Today: The Cold War over, the United States no longer faces the consolidated military strength of a communist rival. The Berlin Wall, a powerful symbol of Cold War division, fell in 1989. The fear of nuclear war is no longer as great, although there exists widespread concern about the spread of nuclear technology to terrorist groups or so-called "rogue states."

1962: Cold War competition with the Soviet Union affects many aspects of American life. In space, prior Soviet achievements are matched by the U.S. this year, as Col. John Glenn achieves the first U.S. Earth orbit and the U.S. launches its first satellite, Telstar.

Today: The Soviet Union no longer exists as such, first withdrawing its control over the Eastern Bloc countries, and then fragmenting into independent states. While several other countries maintain economic influence of a par with the United States, the U.S. is widely recognized since the fall of the Soviet Union as the world's only remaining "superpower." The U.S. space program, NASA, is the world leader, with regular successful launches of space shuttles.

1962: Institutions of higher education enjoy substantial levels of federal funding and increased enrollments which are the legacy of the post-war Baby Boom and grant programs like the G.I. Bill. College teaching is a secure and expanding profession in most academic fields.

Today: Under severe economic crises, colleges and universities are "downsizing" their faculties, increasing class sizes, and relying more heavily on part-time and adjunct instructors rather than tenured faculty. The inability to advance in academia that George demonstrates would not be viewed today so much as a personal failure as an economic factor of radically shrinking professional opportunities.

1962: The Broadway theatre is in decline as a force in American culture, both economically, and, more acutely, in qualitative terms. Producers are increasingly unwilling to take a chance on any new work which might not succeed commercially.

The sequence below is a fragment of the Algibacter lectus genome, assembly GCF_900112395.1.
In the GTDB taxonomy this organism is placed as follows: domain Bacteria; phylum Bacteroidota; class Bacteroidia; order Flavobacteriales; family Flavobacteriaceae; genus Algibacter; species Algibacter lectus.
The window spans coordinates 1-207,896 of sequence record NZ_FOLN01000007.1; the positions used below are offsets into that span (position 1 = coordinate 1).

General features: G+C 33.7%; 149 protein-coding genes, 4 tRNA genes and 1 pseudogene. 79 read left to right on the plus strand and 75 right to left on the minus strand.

Today: The decline of Broadway has continued. Fewer new productions than ever are mounted each year and fewer people look to Broadway as the indicator of the American theatre. The majority of new productions are large-scale commercial spectacles such as Andrew Lloyd Weber's Phantom of the Opera. In addition to the alternatives presented off-Broadway, new work prospers in important regional theatres across the county.

Media Adaptations

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A sound recording of Who's Afraid of Virginia Woolf? with the original Broadway cast was released by Columbia in 1963 (catalog number CDOS 687); though out of print, it is available in some libraries.

The play was also adapted into a highly acclaimed film in 1966, directed by Mike Nichols and released by Warner Bros. The film won the Academy Awards for Best Actress (Elizabeth Taylor as Martha) and Best Supporting Actress (Sandy Dennis as Honey), as well as three technical awards in the black and white division (Art Direction, Costume Design, and Cinematography) The film additionally received nominations for Best Picture, Best Director, Best Actor (Richard Burton as George), Best Supporting Actor (George Segal as Nick), and Best Screenplay based on material from another medium (Ernest Lehman, for his adaptation of Albee's play).

Bibliography and Further Reading

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Sources

Amacher, Richard E. Edward Albee, Twayne (Boston), 1969 .

"Blood Sport" in Time, October 26,1962, p. 84.

Clurman, Harold. Review of Who's Afraid of Virginia Woolf? in the Nation, October 27,1962, pp. 273-74.

Dozier, Richard J. "Adultery and Disappointment in Who's Afraid of Virginia Woolf?"' in Modern Drama, Vol. 11,1969, pp. 432-36.

"First Nights. Game of Truth" in Newsweek, October 29, 1962, p 52.

Flasch, Joy. "Games People Play in Who's Afraid of Virginia Woolf?" in Modem Drama, Vol. 10,1967, pp. 280-88.

Gassner, John. Dramatic Soundings. Evaluations and Retractions Culled from Thirty Years of Drama Criticism, Crown, 1968.

Gilman, Richard. Common and Uncommon Masks: Writings on Theatre 1961-1970, Random House, 1971.

Hewes, Henry. "Who's Afraid of Big Bad Broadway'' in the Saturday Review, October 27,1962, p 29.

"Long Night's Journey into Daze" in the New Yorker, October 20,1962, pp. 85-86.

Quinn, James P. "Myth and Romance in Albee's Who's Afraid of Virginia Woolf?" in the Arizona Quarterly, Vol 30,1974, pp 197-204.